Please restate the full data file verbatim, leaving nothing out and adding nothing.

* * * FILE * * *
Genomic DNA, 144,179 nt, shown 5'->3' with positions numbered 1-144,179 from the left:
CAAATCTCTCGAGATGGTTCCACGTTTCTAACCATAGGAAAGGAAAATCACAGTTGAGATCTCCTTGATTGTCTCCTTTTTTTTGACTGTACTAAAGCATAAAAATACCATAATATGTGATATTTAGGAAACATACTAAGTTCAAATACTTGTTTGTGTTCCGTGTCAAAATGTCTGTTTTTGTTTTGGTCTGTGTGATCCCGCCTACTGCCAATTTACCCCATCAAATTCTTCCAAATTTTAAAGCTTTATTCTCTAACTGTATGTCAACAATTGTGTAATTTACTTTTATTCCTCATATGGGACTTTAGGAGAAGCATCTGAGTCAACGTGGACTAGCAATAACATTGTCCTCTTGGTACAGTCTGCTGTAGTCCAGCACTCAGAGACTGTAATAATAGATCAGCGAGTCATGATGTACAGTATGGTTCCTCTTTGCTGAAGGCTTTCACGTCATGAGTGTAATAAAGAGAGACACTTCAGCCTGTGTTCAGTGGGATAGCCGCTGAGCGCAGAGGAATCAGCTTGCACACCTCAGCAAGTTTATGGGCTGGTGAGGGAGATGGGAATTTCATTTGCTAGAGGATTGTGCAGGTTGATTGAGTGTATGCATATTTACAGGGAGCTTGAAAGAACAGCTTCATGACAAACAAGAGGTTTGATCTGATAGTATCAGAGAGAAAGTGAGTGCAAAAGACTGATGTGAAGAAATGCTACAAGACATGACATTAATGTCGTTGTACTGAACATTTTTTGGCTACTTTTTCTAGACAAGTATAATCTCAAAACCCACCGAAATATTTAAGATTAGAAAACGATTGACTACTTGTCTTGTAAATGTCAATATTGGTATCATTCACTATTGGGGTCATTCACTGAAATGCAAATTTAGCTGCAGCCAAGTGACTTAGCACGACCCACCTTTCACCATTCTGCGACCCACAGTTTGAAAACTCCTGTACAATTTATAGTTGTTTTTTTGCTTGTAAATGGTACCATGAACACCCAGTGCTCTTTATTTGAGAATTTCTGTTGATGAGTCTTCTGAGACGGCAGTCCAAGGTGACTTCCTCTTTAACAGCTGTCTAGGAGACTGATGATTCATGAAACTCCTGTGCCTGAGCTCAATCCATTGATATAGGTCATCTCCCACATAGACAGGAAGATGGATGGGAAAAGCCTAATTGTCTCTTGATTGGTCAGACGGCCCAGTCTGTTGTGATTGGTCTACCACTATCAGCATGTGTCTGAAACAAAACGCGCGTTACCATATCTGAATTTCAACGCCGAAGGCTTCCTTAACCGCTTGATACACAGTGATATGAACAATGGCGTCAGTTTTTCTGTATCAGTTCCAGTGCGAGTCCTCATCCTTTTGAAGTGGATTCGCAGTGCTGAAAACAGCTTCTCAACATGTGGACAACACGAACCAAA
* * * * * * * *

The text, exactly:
Genomic DNA, 144,179 nt, shown 5'->3' with positions numbered 1-144,179 from the left:
CAAATCTCTCGAGATGGTTCCACGTTTCTAACCATAGGAAAGGAAAATCACAGTTGAGATCTCCTTGATTGTCTCCTTTTTTTTGACTGTACTAAAGCATAAAAATACCATAATATGTGATATTTAGGAAACATACTAAGTTCAAATACTTGTTTGTGTTCCGTGTCAAAATGTCTGTTTTTGTTTTGGTCTGTGTGATCCCGCCTACTGCCAATTTACCCCATCAAATTCTTCCAAATTTTAAAGCTTTATTCTCTAACTGTATGTCAACAATTGTGTAATTTACTTTTATTCCTCATATGGGACTTTAGGAGAAGCATCTGAGTCAACGTGGACTAGCAATAACATTGTCCTCTTGGTACAGTCTGCTGTAGTCCAGCACTCAGAGACTGTAATAATAGATCAGCGAGTCATGATGTACAGTATGGTTCCTCTTTGCTGAAGGCTTTCACGTCATGAGTGTAATAAAGAGAGACACTTCAGCCTGTGTTCAGTGGGATAGCCGCTGAGCGCAGAGGAATCAGCTTGCACACCTCAGCAAGTTTATGGGCTGGTGAGGGAGATGGGAATTTCATTTGCTAGAGGATTGTGCAGGTTGATTGAGTGTATGCATATTTACAGGGAGCTTGAAAGAACAGCTTCATGACAAACAAGAGGTTTGATCTGATAGTATCAGAGAGAAAGTGAGTGCAAAAGACTGATGTGAAGAAATGCTACAAGACATGACATTAATGTCGTTGTACTGAACATTTTTTGGCTACTTTTTCTAGACAAGTATAATCTCAAAACCCACCGAAATATTTAAGATTAGAAAACGATTGACTACTTGTCTTGTAAATGTCAATATTGGTATCATTCACTATTGGGGTCATTCACTGAAATGCAAATTTAGCTGCAGCCAAGTGACTTAGCACGACCCACCTTTCACCATTCTGCGACCCACAGTTTGAAAACTCCTGTACAATTTATAGTTGTTTTTTTGCTTGTAAATGGTACCATGAACACCCAGTGCTCTTTATTTGAGAATTTCTGTTGATGAGTCTTCTGAGACGGCAGTCCAAGGTGACTTCCTCTTTAACAGCTGTCTAGGAGACTGATGATTCATGAAACTCCTGTGCCTGAGCTCAATCCATTGATATAGGTCATCTCCCACATAGACAGGAAGATGGATGGGAAAAGCCTAATTGTCTCTTGATTGGTCAGACGGCCCAGTCTGTTGTGATTGGTCTACCACTATCAGCATGTGTCTGAAACAAAACGCGCGTTACCATATCTGAATTTCAACGCCGAAGGCTTCCTTAACCGCTTGATACACAGTGATATGAACAATGGCGTCAGTTTTTCTGTATCAGTTCCAGTGCGAGTCCTCATCCTTTTGAAGTGGATTCGCAGTGCTGAAAACAGCTTCTCAACATGTGGACAACACGAACCAAA